In a recent podcast on reader data and business development, when asked which questions marketers and BD professionals should bring to their analytics, my colleague Adrian Lurssen framed his answer by saying this:
It depends on what your version of success looks like.
Listen to the full program above — it's a wide-ranging conversation about analytics, data, marketing, business development, and content marketing between Reputation Ink's Michelle Calcote King and Adrian. For this post, I want to delve into Adrian's comment regarding success.
Know Where You Are Headed
As Adrian explained, quoting the entrepreneurial spirit of Silicon Valley, anyone embarking upon a new project or initiative should ask the question: what will our success look like? Looking ahead, imagining a positive outcome, helps you early on to identify important metrics and performance indicators on the route to that success.
And, as Adrian pointed out in the podcast, when it comes to thought leadership in law firm marketing, success can be many things. Here are two examples:
- The introduction of a new practice group — your firm has been known for years as a key service provider in one area (say, insurance litigation), and recently you've built a practice around a brand new offering. You launch a blog and begin distributing on JD Supra in order to let the world (AKA: clients, prospects, media members, and referral sources) know that you now offer a new expertise, a new service, in the form of this practice group. Or...
- Increased invitations to speak at industry conferences & webinars — working with a particular attorney, you've identified that her business development pipeline grows whenever she speaks at industry events, in person or online in webinars and virtual events. You launch a thought leadership series with your attorney that includes as a goal seeing an increase in invitations to speak.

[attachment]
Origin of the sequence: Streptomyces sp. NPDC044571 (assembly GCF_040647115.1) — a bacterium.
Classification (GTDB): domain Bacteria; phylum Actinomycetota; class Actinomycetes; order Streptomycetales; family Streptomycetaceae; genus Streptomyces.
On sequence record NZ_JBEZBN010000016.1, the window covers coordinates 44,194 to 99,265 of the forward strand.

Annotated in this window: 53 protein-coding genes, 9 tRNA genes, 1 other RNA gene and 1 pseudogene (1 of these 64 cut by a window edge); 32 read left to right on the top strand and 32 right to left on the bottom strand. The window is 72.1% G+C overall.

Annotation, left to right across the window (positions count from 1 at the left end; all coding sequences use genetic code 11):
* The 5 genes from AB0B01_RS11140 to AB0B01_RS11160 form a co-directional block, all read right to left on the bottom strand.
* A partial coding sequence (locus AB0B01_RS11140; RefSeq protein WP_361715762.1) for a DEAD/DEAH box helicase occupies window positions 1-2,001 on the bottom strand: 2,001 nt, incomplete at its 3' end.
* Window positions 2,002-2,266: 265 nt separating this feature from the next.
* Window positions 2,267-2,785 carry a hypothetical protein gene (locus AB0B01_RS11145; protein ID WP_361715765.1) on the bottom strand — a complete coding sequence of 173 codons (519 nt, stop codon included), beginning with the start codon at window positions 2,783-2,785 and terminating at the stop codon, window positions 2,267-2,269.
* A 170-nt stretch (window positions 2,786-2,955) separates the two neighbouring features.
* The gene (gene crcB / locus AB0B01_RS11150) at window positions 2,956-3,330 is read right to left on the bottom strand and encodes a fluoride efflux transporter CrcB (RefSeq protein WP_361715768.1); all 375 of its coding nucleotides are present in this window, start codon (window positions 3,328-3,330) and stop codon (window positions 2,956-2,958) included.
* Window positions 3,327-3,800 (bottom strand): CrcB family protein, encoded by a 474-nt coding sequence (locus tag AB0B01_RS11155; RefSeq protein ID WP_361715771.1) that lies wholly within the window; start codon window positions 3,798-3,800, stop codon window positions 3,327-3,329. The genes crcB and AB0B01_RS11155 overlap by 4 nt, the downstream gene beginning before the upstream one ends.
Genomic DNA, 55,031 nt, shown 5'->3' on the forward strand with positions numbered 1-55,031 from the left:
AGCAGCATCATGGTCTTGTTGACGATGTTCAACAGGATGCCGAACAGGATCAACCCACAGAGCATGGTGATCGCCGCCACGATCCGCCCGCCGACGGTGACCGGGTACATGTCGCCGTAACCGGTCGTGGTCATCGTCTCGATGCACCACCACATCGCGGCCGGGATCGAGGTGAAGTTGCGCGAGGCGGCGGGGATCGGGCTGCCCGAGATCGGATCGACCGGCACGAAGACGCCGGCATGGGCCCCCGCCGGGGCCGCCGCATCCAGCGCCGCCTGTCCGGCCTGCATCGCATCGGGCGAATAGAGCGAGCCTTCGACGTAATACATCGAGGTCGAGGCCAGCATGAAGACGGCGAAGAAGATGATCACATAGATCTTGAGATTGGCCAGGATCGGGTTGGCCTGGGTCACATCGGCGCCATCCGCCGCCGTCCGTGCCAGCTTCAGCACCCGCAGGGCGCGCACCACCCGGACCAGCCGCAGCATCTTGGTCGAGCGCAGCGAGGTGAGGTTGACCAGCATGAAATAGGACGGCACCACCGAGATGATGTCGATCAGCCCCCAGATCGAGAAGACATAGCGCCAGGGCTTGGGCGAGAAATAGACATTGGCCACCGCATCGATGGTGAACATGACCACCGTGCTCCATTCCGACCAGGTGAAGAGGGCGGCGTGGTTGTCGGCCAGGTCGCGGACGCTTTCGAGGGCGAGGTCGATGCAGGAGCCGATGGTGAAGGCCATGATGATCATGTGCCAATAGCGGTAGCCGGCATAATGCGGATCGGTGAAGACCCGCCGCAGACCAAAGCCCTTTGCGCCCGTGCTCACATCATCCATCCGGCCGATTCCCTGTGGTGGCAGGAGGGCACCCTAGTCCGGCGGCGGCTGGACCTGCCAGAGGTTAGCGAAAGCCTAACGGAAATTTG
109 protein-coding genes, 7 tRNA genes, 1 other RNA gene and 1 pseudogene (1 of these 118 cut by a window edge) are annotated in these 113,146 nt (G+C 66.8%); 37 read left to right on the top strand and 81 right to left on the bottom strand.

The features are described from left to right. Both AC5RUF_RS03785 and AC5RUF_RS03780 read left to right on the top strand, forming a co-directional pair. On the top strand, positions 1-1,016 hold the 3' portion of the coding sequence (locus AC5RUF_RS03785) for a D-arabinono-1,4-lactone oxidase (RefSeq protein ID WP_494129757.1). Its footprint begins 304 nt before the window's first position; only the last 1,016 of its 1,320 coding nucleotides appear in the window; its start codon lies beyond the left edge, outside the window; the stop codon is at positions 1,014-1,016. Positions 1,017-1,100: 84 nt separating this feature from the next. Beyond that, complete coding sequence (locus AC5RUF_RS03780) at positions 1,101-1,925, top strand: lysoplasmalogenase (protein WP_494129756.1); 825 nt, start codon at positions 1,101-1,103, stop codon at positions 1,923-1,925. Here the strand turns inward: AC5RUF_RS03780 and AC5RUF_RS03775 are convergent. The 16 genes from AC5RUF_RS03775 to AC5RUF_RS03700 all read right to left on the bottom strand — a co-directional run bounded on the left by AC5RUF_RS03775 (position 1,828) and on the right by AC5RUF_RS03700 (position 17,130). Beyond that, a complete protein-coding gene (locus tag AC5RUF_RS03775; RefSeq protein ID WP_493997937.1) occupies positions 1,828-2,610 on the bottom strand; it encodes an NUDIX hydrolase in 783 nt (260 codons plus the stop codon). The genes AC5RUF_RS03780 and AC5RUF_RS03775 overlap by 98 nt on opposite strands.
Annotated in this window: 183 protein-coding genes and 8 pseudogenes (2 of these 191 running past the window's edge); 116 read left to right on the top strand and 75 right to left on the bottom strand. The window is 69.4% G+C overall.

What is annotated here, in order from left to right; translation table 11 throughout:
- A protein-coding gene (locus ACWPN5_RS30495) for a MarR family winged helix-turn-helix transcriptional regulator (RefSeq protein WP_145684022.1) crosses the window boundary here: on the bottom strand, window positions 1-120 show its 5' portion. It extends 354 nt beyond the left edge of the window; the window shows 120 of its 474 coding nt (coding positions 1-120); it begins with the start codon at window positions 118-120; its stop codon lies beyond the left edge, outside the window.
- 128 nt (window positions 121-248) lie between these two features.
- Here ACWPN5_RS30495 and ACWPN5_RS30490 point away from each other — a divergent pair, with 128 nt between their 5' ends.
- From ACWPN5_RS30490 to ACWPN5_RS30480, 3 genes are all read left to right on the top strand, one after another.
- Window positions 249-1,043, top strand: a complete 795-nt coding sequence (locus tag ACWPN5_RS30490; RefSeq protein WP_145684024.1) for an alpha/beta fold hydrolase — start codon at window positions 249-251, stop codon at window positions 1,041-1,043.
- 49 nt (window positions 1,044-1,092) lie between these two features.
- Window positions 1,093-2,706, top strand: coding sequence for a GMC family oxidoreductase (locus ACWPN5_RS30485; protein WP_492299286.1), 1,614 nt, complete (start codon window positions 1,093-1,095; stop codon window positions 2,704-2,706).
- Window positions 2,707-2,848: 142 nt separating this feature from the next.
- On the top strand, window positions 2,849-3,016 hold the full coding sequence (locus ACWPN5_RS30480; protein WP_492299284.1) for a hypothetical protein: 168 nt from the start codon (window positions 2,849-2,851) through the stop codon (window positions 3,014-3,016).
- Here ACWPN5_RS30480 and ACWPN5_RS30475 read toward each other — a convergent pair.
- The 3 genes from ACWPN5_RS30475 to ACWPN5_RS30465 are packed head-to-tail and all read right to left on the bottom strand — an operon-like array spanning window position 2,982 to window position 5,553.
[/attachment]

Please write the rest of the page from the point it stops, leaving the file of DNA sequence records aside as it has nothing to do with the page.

Each of these examples embodies a different measure of success, responding to different "business units" within a firm at different stages of maturity and visibility — and as such, each leads to a different set of questions for your analytics. True of any other versions of success you have in mind.
For the first, your questions might start higher up the marketing and sales funnel, in the realm of branding and visibility. How many people read our new practice group's content? In which industries did we earn the most readers? Which topics mattered most? Are existing clients reading and, if so, how do we currently serve them? (I am thinking here of a client of ours who used content to introduce their new cannabis practice to the world, and especially to their existing clients in the wine industry.)
For the second, the lead question is, quite simply: after three months of writing, how many more invitations to speak did we receive? Other questions follow from there, based on how you answer.
Internal Consensus & Shared Goals
Returning to the podcast, one of Adrian's points is that, by framing your metrics around forward-looking questions, you are able to foster collaboration and shared purpose between your authors/thought leaders and the marketers and BD folks who support them in their writing.
As Adrian points out in the podcast, "How are we doing?" is a limiting sort of question, typically asked by someone who doesn't have a goal in mind for their content efforts. "How are we doing?" Depends on what our success looks like.
On the other hand, using my second example above, if you sit down with an author who has given herself the goal of being invited to speak in industry programs, your first question when checking in is: how many invitations did you earn this quarter? If the answer is zero, this allows the two of you, with shared purpose, to look at the content and assess whether or not it was on-topic. Did she write about the sort of matters covered in her ideal conference programs? Is she connected to organizers on LinkedIn? What's missing that can be remedied in the next quarter's marketing activity?
Content to Support Business Growth
The opposite of what I am describing here is, simply, to write and assume it will lead to new work.
While home runs happen — yes, we've seen plenty of examples of our contributors gaining new clients based only on what they've written — marketing and business development initiatives aren't typically built around the promise of home runs.
The questions you should be asking begin with understanding how your business grows, already. How can your content marketing support that growth, or make it happen more quickly?
Robin Oliver is Global Director of Business Development at JD Supra